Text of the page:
For the sake of brevity and now wanting to overwhelm you, I’m just going to stick with the basics.  

When you log into your Google Analytics account your home screen will automatically show the following information: 

  • audience overview, 
  • real-time report, 
  • acquisition report, 
  • more insights, 
  • active users report, 
  • cohort analysis report, 
  • time of day, 
  • location overview, 
  • mobile overview, 
  • and pages visited. 

Depending on how much traffic you get to your site you might see numbers in your real-time report a few minutes after you place your tracking code on your site. 

That’s right you can get live results! 

What is happening on your site at this exact moment! 

Your other reports won’t show any information unless you change the date range to today. 

What You Can Learn About Your Visitors From WordPress Stats and Google Analytics

I love my WordPress Stats page. I can see how many visitors I’ve had, what country they’re from, and what pages they’ve visited.

Visitors to your site are referred to as users in Google Analytics.

In addition to showing you how many visitors/users you’ve had to your site, you can see:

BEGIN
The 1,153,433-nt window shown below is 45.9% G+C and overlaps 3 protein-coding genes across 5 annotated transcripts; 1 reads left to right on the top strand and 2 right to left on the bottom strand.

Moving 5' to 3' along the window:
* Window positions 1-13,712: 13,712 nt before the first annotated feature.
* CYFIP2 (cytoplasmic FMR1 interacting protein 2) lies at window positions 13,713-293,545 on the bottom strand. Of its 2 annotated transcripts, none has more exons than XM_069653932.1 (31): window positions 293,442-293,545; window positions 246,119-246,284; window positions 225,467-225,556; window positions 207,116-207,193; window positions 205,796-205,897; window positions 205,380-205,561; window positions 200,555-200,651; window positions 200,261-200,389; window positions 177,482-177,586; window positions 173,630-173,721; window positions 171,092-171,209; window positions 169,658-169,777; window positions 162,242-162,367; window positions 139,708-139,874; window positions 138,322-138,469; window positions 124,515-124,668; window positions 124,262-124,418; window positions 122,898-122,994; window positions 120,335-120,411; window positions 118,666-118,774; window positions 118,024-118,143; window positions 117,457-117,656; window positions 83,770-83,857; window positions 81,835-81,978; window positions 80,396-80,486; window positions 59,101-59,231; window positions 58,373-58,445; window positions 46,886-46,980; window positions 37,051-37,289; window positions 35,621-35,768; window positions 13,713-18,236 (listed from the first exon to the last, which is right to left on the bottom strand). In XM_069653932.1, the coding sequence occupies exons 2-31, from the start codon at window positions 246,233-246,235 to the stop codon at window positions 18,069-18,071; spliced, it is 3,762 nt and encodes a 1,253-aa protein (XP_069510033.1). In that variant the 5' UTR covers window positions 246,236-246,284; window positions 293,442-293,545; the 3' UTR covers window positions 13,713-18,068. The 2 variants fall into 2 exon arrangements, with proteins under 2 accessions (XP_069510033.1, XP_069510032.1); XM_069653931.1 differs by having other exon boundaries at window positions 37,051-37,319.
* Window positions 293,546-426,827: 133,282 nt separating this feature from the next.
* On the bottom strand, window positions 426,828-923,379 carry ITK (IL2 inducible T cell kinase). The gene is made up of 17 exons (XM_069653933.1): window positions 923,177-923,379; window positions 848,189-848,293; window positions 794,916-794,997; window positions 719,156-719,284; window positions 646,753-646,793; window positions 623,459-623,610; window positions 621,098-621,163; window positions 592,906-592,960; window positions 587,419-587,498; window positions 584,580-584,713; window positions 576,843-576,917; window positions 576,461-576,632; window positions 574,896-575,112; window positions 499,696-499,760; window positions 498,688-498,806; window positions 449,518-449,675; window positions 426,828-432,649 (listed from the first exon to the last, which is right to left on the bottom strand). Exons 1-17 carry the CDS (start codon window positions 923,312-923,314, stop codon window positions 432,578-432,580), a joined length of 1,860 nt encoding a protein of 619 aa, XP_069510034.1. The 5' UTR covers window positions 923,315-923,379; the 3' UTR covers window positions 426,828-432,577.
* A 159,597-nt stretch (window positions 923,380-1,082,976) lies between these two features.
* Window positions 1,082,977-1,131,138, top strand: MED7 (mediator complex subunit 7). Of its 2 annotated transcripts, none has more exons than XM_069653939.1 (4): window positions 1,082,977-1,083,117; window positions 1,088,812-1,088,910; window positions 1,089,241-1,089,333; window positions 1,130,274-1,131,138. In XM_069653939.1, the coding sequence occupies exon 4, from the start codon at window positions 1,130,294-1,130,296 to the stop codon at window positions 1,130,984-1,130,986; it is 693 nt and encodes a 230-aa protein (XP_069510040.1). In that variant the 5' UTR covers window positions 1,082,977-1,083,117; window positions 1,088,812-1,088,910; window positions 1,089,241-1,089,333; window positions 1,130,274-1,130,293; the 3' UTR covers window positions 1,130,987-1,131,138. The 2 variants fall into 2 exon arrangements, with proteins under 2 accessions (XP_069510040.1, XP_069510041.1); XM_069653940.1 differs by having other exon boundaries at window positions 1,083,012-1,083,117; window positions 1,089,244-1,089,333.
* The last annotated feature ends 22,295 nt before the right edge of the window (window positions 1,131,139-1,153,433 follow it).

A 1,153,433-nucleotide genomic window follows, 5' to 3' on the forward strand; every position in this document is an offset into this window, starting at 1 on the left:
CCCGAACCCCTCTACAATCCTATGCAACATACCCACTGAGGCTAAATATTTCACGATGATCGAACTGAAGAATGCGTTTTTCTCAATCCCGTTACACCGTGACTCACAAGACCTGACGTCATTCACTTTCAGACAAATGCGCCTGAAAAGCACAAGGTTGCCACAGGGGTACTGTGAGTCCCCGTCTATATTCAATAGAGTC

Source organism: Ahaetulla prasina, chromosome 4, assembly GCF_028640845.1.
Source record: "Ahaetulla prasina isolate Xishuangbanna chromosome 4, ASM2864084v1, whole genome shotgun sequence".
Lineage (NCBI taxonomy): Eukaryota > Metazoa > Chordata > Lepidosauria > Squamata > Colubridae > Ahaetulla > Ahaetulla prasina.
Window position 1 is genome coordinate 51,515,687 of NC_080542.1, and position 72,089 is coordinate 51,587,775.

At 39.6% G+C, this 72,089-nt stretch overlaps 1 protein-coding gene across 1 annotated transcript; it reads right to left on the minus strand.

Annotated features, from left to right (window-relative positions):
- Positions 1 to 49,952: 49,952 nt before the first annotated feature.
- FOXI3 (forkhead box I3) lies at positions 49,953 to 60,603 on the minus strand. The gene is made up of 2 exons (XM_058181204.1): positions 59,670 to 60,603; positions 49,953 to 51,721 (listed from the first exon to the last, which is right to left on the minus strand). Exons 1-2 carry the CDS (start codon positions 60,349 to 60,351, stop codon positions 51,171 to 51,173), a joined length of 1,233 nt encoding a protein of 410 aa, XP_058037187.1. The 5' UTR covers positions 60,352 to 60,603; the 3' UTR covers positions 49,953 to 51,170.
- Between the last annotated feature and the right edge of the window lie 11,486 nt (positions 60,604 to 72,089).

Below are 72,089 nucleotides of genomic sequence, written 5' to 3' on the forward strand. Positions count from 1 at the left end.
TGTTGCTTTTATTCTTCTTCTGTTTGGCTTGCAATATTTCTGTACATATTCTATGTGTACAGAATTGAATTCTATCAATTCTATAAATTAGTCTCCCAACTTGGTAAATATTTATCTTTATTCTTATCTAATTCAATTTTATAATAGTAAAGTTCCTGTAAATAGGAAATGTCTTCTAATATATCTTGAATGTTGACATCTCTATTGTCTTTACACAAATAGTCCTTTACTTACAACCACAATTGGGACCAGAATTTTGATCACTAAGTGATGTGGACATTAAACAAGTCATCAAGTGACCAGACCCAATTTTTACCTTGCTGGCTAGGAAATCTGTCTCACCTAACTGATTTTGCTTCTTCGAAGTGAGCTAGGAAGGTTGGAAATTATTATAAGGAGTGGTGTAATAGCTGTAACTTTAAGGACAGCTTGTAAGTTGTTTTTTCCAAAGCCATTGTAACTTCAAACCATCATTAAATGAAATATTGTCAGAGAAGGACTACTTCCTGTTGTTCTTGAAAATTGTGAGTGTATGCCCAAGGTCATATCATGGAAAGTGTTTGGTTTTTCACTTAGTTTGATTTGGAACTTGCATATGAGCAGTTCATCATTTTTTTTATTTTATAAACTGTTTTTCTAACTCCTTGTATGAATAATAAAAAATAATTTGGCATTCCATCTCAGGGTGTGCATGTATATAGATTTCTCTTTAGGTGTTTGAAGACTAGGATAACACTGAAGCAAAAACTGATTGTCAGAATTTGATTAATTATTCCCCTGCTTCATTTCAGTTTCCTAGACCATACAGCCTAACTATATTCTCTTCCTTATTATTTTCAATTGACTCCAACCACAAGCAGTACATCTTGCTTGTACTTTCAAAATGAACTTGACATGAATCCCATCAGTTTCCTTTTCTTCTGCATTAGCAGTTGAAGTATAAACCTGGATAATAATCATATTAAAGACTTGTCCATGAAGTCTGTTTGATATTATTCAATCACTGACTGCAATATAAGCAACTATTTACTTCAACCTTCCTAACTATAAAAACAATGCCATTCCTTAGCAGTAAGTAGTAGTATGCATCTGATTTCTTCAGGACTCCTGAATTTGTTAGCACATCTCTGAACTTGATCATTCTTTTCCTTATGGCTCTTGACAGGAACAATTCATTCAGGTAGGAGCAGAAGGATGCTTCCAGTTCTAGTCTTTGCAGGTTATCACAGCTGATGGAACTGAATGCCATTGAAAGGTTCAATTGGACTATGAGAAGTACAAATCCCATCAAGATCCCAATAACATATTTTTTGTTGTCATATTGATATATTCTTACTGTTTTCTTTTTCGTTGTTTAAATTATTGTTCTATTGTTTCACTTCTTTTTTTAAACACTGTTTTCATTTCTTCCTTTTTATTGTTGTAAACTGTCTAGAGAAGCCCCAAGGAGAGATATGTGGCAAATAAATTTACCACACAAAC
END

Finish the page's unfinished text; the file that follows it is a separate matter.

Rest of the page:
•  New visitors – the number of new people visiting your site.
  • Sessions- number of visits people have made to your site within the specified time frame. 
  • Pageviews- how many pages have been viewed
  • Number of Sessions per user- the average number of visits (sessions) per user.
  •  Pages/Session- the average number of pages your users visit on your site. 
  • Session duration- how long people spend on your site.
  • Bounce rate- how much interaction your site gets from your visitors.

As a blogger you want new people to come to your site, but you also want people to return and continue to read your posts. 

You also want people to spend more time on your site especially if you’re selling a product or marketing service. 

Knowing your bounce rate can be an eye-opening experience. If you want people to click around on your blog then, you want your bounce rate to be relatively low. 

This can be affected by where your traffic comes from. 

For instance, I use Facebook groups and Pinterest to promote my blog posts. 

Normally, when you promote your blog in a facebook group you are requesting that the members perform a specific action ( comment, pin, like, etc).

Once you’ve completed the request your off to the next task on your to-do list. 

This causes me to have a high bounce rate because they’re not sticking around to explore my other posts. 

I’ve heard that having a high bounce rate is bad for SEO, but I’ll have to look into that a little more. 

You can’t get this information from the WordPress stats page. 


On WordPress, the only demographic information you can learn about your audience is the country that they’re from. 

In Google Analytics you can learn:

  • country
  • city
  • language

If you go to the demographic report you can also learn about your audience’s gender and age. 

This is important if your target audience is women ages 20-35. You can see if you are actually attracting the right people to your blog.